Social bias in spatial perception: Stochastic Continuous Time Recurrent Neural Network interpretation of a central tendency study
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Human perception is perfect in its adaptability and yet so unreliable in how much it gets altered depending on the situation. We make di erent judgements about the world depending on our experience, the context of the current task, and whether we are alone or surrounded by people. In a recent study Mazzola et al. (2020) asked adults to estimate the lengths of the same set of stimuli in three conditions. In the rst condition, participants had to reproduce lengths of the presented lines on a tablet touch screen. In the second condition, the lengths to reproduce were pointed towards by a robot. In the last condition, the robot not only was showing the stimuli but also behaving in a human-like way: making eye contact, talking, gesticulating. Although the stimuli and the task were the same, the participants were more accurate in the human-like robot condition than in the mechanical robot condition, and generalised towards the mean length of the stimuli the most in the individual tablet condition. This phenomenon can be explained through the theory of Bayesian perception: every time we are about to make a decision about the world we combine our prior experience with the incoming sensory information in a near-optimal way. Depending on the situation and our sensory capabilities the prior information and the direct input weigh more or less in this inference. The hypothesis of Mazzola et al. (2020)'s study is that when interacting with a human (or a more human-like robot) we value our prior experience less than in the individual condition. In order to test this hypothesis and receive insights about the potential di erences between conditions, in this thesis, we trained an arti cial neural network to reproduce Mazzola et al. (2020)'s data. The internal representations of the network did not clearly separate between di erent conditions but when strengthening the network's prior reliance the inter-participant variability increased. This suggests the higher variability between participants from populations with hypothesised stronger prior reliance than in neuro-typical adults - such as younger children and people with schizophrenia. We also demonstrate that the di erences between conditions can be indeed explained by the prior reliance by reproducing the human performance with a network trained on one condition at a time and modifying its prior parameter.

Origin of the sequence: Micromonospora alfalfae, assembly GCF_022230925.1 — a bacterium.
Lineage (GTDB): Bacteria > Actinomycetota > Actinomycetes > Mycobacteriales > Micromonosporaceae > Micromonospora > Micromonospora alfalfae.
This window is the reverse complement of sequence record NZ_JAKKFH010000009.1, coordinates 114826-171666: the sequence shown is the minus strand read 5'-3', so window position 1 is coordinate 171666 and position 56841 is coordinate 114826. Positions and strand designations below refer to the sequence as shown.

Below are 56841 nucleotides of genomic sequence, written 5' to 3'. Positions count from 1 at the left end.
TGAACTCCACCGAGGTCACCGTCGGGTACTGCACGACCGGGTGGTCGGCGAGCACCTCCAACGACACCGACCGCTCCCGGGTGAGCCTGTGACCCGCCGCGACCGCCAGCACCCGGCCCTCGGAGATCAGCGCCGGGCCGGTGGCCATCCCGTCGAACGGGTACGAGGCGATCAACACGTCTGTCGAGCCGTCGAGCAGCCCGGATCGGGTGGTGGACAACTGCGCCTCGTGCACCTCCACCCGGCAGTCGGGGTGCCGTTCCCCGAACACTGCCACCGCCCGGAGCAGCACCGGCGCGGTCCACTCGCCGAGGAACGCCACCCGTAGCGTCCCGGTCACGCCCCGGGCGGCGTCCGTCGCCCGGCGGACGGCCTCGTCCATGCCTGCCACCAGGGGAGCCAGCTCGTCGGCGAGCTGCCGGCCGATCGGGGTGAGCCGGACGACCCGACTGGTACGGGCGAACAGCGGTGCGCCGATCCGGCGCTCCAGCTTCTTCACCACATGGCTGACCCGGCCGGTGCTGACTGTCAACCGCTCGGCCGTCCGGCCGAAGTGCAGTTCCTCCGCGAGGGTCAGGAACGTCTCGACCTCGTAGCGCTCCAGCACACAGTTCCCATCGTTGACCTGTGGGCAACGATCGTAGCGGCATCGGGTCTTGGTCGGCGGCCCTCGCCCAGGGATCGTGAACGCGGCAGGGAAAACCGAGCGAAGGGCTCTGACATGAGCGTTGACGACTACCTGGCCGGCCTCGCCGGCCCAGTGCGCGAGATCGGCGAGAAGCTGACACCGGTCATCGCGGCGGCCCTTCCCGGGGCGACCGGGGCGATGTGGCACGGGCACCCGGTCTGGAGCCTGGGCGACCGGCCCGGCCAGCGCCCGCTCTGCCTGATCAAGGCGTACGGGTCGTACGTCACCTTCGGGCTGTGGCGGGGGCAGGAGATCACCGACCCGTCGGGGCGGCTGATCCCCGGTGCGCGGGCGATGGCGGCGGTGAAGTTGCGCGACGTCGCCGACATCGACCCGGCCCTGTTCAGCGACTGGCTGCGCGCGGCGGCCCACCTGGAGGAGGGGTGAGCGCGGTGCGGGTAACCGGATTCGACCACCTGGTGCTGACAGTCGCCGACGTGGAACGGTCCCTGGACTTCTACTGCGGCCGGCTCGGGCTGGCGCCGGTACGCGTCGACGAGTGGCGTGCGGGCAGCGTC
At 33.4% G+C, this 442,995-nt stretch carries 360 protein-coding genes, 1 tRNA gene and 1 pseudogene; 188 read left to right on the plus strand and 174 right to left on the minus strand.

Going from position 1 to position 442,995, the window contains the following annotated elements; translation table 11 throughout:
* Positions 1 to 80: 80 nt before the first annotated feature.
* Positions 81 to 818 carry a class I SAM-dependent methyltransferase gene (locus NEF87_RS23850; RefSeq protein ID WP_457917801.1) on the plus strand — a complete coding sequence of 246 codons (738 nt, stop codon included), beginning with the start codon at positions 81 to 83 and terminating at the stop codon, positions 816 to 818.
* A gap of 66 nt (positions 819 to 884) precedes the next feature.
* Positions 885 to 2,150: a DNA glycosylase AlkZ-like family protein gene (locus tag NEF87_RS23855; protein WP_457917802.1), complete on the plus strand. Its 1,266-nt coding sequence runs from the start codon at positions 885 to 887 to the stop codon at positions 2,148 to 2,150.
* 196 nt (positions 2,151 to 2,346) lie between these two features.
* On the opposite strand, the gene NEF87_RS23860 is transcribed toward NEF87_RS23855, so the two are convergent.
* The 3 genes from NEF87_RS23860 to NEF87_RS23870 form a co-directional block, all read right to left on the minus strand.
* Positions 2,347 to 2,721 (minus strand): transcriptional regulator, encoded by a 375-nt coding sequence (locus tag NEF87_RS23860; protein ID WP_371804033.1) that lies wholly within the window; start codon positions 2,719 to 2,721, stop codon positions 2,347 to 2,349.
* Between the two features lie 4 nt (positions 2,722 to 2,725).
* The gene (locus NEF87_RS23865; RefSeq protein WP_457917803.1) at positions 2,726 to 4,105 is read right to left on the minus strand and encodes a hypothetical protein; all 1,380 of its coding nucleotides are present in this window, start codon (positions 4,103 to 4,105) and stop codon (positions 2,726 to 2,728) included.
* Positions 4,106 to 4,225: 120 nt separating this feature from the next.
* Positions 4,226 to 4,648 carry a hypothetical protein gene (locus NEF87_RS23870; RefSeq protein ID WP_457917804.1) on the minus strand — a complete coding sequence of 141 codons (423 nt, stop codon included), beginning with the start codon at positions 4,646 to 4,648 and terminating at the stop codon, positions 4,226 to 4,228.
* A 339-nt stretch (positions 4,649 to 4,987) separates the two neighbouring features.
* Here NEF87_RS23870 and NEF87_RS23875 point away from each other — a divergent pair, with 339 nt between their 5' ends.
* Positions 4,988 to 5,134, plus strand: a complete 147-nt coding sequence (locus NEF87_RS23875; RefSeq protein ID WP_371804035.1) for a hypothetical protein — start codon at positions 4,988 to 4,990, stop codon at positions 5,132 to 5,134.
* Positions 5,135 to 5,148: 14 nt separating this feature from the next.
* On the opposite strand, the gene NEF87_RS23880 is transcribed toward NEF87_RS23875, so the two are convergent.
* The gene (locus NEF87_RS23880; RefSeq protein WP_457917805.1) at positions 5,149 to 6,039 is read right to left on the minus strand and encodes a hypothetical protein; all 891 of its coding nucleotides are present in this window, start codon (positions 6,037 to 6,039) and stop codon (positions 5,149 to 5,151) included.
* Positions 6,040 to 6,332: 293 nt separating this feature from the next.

Faculteit der Sociale Wetenschappen